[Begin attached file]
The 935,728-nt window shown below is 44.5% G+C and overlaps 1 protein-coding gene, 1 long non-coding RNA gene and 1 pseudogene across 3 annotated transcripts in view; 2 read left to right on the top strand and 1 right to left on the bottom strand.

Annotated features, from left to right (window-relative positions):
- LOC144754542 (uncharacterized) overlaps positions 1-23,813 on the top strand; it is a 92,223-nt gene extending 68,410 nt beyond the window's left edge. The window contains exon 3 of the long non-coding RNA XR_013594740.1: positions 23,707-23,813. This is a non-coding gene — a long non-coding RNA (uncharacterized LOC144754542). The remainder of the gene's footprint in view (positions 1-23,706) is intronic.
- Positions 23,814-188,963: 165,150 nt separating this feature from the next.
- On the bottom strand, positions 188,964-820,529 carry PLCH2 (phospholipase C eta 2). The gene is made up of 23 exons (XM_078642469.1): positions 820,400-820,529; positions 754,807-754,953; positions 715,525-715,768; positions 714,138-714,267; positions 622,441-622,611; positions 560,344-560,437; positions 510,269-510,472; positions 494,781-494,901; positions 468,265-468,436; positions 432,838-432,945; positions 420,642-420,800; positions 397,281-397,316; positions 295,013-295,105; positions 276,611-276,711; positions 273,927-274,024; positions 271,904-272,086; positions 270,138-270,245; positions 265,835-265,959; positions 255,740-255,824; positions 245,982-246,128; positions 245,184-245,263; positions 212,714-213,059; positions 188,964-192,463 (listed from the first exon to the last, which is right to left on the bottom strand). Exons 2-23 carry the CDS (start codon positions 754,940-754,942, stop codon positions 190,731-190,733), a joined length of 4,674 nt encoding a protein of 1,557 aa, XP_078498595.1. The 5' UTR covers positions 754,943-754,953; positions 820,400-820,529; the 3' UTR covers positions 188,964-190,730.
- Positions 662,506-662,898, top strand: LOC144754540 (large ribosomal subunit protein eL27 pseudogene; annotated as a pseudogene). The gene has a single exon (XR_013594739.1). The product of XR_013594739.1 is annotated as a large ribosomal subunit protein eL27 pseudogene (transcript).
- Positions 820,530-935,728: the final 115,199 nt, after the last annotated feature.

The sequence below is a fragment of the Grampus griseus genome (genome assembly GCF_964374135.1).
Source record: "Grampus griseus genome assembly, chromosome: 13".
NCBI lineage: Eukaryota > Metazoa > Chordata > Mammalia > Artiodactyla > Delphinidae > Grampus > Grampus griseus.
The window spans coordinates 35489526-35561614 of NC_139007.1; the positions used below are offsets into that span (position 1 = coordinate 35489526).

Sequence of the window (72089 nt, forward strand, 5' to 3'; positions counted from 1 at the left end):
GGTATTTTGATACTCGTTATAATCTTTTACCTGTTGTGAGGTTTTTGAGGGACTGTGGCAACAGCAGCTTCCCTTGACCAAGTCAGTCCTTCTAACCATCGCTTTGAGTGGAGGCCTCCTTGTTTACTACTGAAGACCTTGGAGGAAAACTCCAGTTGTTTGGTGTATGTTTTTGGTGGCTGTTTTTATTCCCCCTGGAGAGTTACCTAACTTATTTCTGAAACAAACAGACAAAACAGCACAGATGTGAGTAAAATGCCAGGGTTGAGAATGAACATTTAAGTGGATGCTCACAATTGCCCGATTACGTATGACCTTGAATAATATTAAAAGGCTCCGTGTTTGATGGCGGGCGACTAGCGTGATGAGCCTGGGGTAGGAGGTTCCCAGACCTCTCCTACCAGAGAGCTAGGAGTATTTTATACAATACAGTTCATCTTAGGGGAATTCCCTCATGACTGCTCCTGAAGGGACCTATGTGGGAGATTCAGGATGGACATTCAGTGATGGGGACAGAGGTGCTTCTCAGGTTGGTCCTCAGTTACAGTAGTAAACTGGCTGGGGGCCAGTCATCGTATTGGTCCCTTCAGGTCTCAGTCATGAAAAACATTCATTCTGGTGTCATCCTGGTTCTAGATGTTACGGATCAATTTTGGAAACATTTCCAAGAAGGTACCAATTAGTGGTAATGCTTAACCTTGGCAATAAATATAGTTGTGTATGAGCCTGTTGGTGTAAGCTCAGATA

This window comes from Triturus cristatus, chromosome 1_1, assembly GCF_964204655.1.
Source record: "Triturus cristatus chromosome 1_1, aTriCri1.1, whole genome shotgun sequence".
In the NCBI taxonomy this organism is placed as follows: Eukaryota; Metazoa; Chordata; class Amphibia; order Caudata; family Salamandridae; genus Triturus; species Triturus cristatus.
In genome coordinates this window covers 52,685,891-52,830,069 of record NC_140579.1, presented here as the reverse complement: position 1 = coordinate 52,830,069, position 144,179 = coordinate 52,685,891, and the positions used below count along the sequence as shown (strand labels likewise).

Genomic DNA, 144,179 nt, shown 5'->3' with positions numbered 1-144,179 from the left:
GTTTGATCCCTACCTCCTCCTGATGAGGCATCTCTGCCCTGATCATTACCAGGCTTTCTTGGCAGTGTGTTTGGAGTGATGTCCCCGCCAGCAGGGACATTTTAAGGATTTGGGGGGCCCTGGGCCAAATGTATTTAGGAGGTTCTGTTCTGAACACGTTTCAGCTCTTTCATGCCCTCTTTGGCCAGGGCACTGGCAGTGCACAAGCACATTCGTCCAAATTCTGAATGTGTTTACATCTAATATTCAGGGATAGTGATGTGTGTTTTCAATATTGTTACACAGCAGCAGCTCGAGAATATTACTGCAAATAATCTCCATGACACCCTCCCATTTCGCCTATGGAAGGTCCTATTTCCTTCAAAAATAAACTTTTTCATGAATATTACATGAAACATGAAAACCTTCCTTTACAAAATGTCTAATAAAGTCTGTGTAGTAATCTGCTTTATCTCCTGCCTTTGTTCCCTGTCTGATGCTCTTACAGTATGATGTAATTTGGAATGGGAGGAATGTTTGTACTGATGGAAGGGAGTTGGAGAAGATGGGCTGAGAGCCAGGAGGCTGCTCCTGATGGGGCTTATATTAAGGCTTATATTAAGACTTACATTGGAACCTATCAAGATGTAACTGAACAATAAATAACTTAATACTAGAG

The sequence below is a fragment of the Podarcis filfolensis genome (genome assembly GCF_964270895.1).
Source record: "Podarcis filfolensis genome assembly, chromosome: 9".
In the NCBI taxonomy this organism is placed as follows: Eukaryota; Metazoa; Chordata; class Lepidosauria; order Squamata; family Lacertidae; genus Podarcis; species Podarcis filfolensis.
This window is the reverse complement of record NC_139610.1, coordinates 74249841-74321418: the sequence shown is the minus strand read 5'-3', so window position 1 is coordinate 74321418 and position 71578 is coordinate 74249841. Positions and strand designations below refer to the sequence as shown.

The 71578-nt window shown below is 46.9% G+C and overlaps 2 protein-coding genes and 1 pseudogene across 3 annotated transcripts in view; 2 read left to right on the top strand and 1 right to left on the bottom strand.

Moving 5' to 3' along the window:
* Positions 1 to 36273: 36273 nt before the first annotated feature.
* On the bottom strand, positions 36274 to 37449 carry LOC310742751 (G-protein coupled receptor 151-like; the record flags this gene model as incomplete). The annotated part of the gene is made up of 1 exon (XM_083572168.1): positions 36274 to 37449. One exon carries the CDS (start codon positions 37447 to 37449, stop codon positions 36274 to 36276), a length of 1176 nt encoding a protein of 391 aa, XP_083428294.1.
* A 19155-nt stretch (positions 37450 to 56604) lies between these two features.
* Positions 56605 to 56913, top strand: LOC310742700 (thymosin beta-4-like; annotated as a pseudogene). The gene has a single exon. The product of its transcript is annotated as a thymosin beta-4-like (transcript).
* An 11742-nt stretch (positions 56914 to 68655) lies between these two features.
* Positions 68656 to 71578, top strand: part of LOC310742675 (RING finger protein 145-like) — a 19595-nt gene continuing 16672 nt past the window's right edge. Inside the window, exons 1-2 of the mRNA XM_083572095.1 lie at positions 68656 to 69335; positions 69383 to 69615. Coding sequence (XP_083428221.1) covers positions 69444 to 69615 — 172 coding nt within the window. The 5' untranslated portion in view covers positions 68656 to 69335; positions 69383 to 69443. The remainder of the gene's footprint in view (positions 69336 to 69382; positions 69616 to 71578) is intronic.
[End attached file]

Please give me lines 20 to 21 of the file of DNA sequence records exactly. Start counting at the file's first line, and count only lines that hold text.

The sequence below is a fragment of the Podarcis filfolensis genome (genome assembly GCF_964270895.1).
Source record: "Podarcis filfolensis genome assembly, chromosome: 9".